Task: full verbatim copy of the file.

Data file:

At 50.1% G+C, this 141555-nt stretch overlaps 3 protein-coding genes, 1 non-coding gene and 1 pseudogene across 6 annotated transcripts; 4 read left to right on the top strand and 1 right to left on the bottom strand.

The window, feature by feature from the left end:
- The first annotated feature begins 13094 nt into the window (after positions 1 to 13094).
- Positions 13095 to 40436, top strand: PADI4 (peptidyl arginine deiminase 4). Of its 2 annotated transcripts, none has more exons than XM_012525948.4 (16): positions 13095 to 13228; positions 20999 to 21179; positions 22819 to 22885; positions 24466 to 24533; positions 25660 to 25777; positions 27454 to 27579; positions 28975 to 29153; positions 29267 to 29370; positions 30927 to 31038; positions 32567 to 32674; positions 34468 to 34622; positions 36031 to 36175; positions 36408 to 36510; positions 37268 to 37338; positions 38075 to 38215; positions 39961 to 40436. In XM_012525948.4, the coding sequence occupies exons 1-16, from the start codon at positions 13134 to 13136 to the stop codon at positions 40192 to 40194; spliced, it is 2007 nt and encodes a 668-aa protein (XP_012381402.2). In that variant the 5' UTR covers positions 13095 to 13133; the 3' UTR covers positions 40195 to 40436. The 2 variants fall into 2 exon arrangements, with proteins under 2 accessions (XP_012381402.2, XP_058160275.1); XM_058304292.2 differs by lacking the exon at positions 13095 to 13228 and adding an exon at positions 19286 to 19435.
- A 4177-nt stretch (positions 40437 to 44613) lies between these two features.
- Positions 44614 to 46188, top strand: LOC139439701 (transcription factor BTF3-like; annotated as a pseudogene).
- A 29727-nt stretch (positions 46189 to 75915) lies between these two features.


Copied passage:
At 50.1% G+C, this 141555-nt stretch overlaps 3 protein-coding genes, 1 non-coding gene and 1 pseudogene across 6 annotated transcripts; 4 read left to right on the top strand and 1 right to left on the bottom strand.

The window, feature by feature from the left end:
- The first annotated feature begins 13094 nt into the window (after positions 1 to 13094).
- Positions 13095 to 40436, top strand: PADI4 (peptidyl arginine deiminase 4). Of its 2 annotated transcripts, none has more exons than XM_012525948.4 (16): positions 13095 to 13228; positions 20999 to 21179; positions 22819 to 22885; positions 24466 to 24533; positions 25660 to 25777; positions 27454 to 27579; positions 28975 to 29153; positions 29267 to 29370; positions 30927 to 31038; positions 32567 to 32674; positions 34468 to 34622; positions 36031 to 36175; positions 36408 to 36510; positions 37268 to 37338; positions 38075 to 38215; positions 39961 to 40436. In XM_012525948.4, the coding sequence occupies exons 1-16, from the start codon at positions 13134 to 13136 to the stop codon at positions 40192 to 40194; spliced, it is 2007 nt and encodes a 668-aa protein (XP_012381402.2). In that variant the 5' UTR covers positions 13095 to 13133; the 3' UTR covers positions 40195 to 40436. The 2 variants fall into 2 exon arrangements, with proteins under 2 accessions (XP_012381402.2, XP_058160275.1); XM_058304292.2 differs by lacking the exon at positions 13095 to 13228 and adding an exon at positions 19286 to 19435.
- A 4177-nt stretch (positions 40437 to 44613) lies between these two features.
- Positions 44614 to 46188, top strand: LOC139439701 (transcription factor BTF3-like; annotated as a pseudogene).
- A 29727-nt stretch (positions 46189 to 75915) lies between these two features.